The year 2016 represents the aftermath of the preceding year’s ultra-strong El Nino [13] and, the climate has been extraordinarily complex with 27 rainstorms since the flooding season according to the National Climate Center in China [14]. The water level at the Hukou hydrometric station in Poyang Lake was 1.18 m higher than last year at the corresponding period, and flooding disasters occurred in Jiangxi Province including Poyang, Duchang, Yongxiu Counties. Flooding impacts the schistosomiasis situation negatively and, indeed, the number of acute cases of the disease have been markedly higher in years characterised by flooding [15]. Investigation of cluster patterns is therefore distinctly important for implementing control measures during and after floods.

It is widely acknowledged that the epidemiology of S. japonicum infections has a particular spatial characteristic in China because it depends on the presence of a sole intermediate host snail, Oncomelania hupensis, whose specific climatic and environmental conditions for reproduction governs the distribution of schistosomiasis [1618]. Recent advancement of specific spatial analysis tools, such as SaTScan and FlexScan facilitate the investigation of schistosomiasis’ epidemiological patterns in space and time at scales varying from local to regional [17]. In previous studies [6, 19], spatial clusters of schistosomiasis have ever been detected in endemic areas, but they only made use of traditional spatial scan statistics as SaTScan spatial scan and Local Moran’s I. Considering that the extent of these clusters are commonly irregular, we also applied a new spatial scan statistic method (Flexible scan statistic).

In this study, S. japonicum prevalence data at the village level from 2009 to 2014 in Jiangxi Province, China, was evaluated to analyse the spatial and temporal clustering of schistosomiasis, using the three methods mentioned above to help improve our understanding of the current endemic status in the Poyang Lake Region.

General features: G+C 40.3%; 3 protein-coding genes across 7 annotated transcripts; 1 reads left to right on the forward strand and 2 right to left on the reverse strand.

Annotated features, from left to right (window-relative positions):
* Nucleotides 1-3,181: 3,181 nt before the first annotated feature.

Methods

Study area

Poyang Lake, the largest freshwater lake in China, is situated in the northern part of Jiangxi Province and near the southern bank of the middle and lower reaches of River Yangtze (Fig. 1). Five main tributaries, rivers Gan, Fu, Xiu, Rao and Xin, flow into Poyang Lake. Poyang Lake is a typical seasonal water-land transition lake with dramatic intra-annual fluctuation of the water level (historically ranging from 7.1 m in the winter dry season to 19.0 m in the summer rainy season) [20], leading to a variation of lake coverage from around 500 km2 in the winter to a peak of approximately 4125 km2 in the summer [21]. During flooding, water recharges from River Yangtze, while it is deficient at the other extreme of the season, which generates flood plains from April to September and a landscape of marshlands from November to early March [12]. These dramatic variations of the water level along with the humid, subtropical monsoon in Jiangxi Province govern the distribution of the parasite’s intermediate snail host O. hupensis [22].
Fig. 1

Location of the study area and the spatial distribution of survey data. Poyang Lake is situated in the northern part of Jiangxi Province and near the southern bank of the middle and lower reaches of River Yangtze. This study covers the core region surrounding the lake with about 18 endemic counties including 1374 endemic administrative villages. Abbreviations: AY, Anyi; DA, De’an; DC, Duchang; HK, Hukou; JJ, Jiujiang; JX, Jinxian; LS, Lushan; NC, Nanchang; PY, Poyang; PZ, Pengze; QYP, Qingyunpu; RC, Ruichang; WL, Wanli; XJ, Xinjian; XY, Xunyang; XZ, Xingzi; YG, Yugan; YX, Yongxiu

This study covered the core region surrounding the lake with about 18 endemic counties, including 1374 administrative villages. The latitude and longitude coordinates of each village were obtained by a handheld Global Position System (GPS) instrument (MobileMapper10, Thales Navigation, Paris, France).

Calculation of infection rates

Village-level data on schistosomiasis endemicity in human from 2009 to 2014 were collected and processed. The database was setup under annually conventional surveillance in each endemic village of Jiangxi Province.

A two-step diagnostic approach confirmed human infection with schistosomiasis. Residents in endemic villages were first screened by the indirect haemagglutination (IHA) serology test and those found to be positive were further tested by the faecal Kato-Katz parasitological test, currently the gold standard for diagnosis of S. japonicum [23].

In this study, one indicator was calculated to reflect the endemic risk with the following formula:
$$ \mathrm{Human}\ \mathrm{in}\mathrm{fection}\ \mathrm{rate}\ \left(1/100,000\right)=\frac{\mathrm{Number}\ \mathrm{of}\ \mathrm{positive}\ \mathrm{cases}\kern0.5em \mathrm{by}\ \mathrm{Kato}\hbox{-} \mathrm{Katz}\ }{\mathrm{Number}\ \mathrm{of}\ \mathrm{in}\mathrm{dividuals}\ \mathrm{participating}\ \mathrm{in}\ \mathrm{the}\ \mathrm{survey}}\times 100,000/100,000 $$